Views and experiences of managing eczema: systematic review and thematic synthesis of qualitative studies

E Teasdale*, I Muller, K Sivyer, D Ghio, K Greenwell, S Wilczynska, A Roberts, M J Ridd, N Francis, L Yardley, K S Thomas, M Santer

*Corresponding author for this work

Research output: Contribution to journalArticle (Academic Journal)peer-review

26 Citations (Scopus)
50 Downloads (Pure)


Background: The number of qualitative studies on eczema has increased rapidly in recent years. Systematically reviewing these can provide greater understandings of people’s perceptions of eczema and eczema treatments.

Objectives: We sought to systematically review and thematically synthesise qualitative studies exploring views and experiences of people with eczema and parents/carers of children with eczema.

Methods: We searched MEDLINE, PsycINFO, CINAHL and EMBASE from the earliest date available to February 2019. We selected papers focusing on views and experiences of eczema, eczema treatments, and barriers/facilitators to eczema self-management. We excluded papers focusing on health service provision models or health professionals’ views.

Results: We synthesised 39 papers (reporting 32 studies) from 13 countries. We developed four analytical themes:
1) Eczema not viewed as long-term condition,
2) Significant psychosocial impact not acknowledged by others,
3) Hesitancy (patient/carer uncertainty) about eczema treatments and
4) Insufficient information and advice.
Our findings suggest people with eczema and their carers experience frustration at having to manage a condition that is often seen by others as mundane but has significant psychosocial impact and is difficult to manage due to concerns about, and burden of, treatment. This frustration can be exacerbated by experiences of conflicting and/or insufficient information and advice from health professionals, family and others.

Conclusions: Effective self-management of eczema could be supported by addressing beliefs and concerns about treatments; seeking positive ways to promote a ‘control not cure’ message; acknowledging psychosocial impacts of eczema and treatment burden; and providing clear consistent advice or signposting towards reliable information.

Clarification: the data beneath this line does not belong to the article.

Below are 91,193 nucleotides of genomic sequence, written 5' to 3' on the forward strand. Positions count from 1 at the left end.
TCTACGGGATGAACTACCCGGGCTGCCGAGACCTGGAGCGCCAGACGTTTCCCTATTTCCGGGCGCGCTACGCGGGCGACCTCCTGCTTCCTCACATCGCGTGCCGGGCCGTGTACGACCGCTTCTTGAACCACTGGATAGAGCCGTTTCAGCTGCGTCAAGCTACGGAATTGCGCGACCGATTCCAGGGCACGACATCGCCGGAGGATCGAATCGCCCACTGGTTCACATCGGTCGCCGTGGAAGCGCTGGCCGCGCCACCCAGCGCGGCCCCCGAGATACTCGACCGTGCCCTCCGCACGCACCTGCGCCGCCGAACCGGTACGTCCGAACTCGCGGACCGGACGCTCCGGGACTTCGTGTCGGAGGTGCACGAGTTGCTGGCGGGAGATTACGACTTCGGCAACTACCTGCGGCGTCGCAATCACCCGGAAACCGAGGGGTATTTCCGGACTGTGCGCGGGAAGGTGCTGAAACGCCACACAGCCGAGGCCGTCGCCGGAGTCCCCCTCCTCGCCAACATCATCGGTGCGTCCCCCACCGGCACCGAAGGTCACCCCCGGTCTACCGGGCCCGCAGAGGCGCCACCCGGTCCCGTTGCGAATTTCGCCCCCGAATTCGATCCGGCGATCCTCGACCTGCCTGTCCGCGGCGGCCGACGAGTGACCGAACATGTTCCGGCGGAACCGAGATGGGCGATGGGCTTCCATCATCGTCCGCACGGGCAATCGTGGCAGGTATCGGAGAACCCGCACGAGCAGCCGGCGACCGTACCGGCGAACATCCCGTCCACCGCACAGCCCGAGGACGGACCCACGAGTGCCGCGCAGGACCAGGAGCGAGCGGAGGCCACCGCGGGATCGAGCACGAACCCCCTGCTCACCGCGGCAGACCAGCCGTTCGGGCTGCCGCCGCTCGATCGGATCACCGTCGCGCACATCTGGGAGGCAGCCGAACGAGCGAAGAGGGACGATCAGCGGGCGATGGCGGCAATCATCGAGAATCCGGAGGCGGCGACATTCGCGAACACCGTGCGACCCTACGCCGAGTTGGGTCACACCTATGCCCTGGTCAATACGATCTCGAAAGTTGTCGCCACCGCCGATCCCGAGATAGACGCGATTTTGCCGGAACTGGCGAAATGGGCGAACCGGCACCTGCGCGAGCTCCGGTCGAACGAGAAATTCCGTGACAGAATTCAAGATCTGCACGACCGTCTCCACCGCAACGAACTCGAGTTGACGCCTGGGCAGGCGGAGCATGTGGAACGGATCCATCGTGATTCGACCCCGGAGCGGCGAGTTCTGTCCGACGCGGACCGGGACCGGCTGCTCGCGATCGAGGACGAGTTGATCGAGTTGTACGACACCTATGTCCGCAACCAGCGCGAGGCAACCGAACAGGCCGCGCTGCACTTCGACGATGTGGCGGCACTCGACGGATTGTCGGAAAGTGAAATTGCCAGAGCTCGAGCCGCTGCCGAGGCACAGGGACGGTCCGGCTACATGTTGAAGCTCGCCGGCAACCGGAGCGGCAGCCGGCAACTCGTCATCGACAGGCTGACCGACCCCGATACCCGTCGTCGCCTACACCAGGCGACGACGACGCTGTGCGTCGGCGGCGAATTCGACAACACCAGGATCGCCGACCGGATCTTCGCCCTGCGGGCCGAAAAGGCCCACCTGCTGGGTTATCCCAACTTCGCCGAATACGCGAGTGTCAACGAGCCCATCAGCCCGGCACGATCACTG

Original languageEnglish
Pages (from-to)627-637
Number of pages11
JournalBritish Journal of Dermatology
Issue number4
Early online date12 Jun 2020
Publication statusPublished - 1 Apr 2021

Bibliographical note

Funding Information:
We would like to thank our voluntary student research assistants, Niamh Wood and Laura Smith, for helping with the data extraction process and quality assessment. The research programme of L.Y. is partly supported by the NIHR Southampton Biomedical Research Centre.

Funding Information:
This study presents independent research funded by the National Institute for Health Research (NIHR) under its Programme Grants for Applied Research programme (grant ref. no. RP‐PG‐0216‐20007). M.J.R. was funded by a Post‐Doctoral Research Fellowship from the NIHR (PDF‐2014‐07‐013). The views expressed are those of the authors and not necessarily those of the National Health Service, the NIHR or the Department of Health and Social Care.

Publisher Copyright:
© 2020 The Authors. British Journal of Dermatology published by John Wiley & Sons Ltd on behalf of British Association of Dermatologists

Structured keywords

  • Physical and Mental Health


  • systematic review
  • qualitative
  • thematic synthesis
  • eczema
  • self-management


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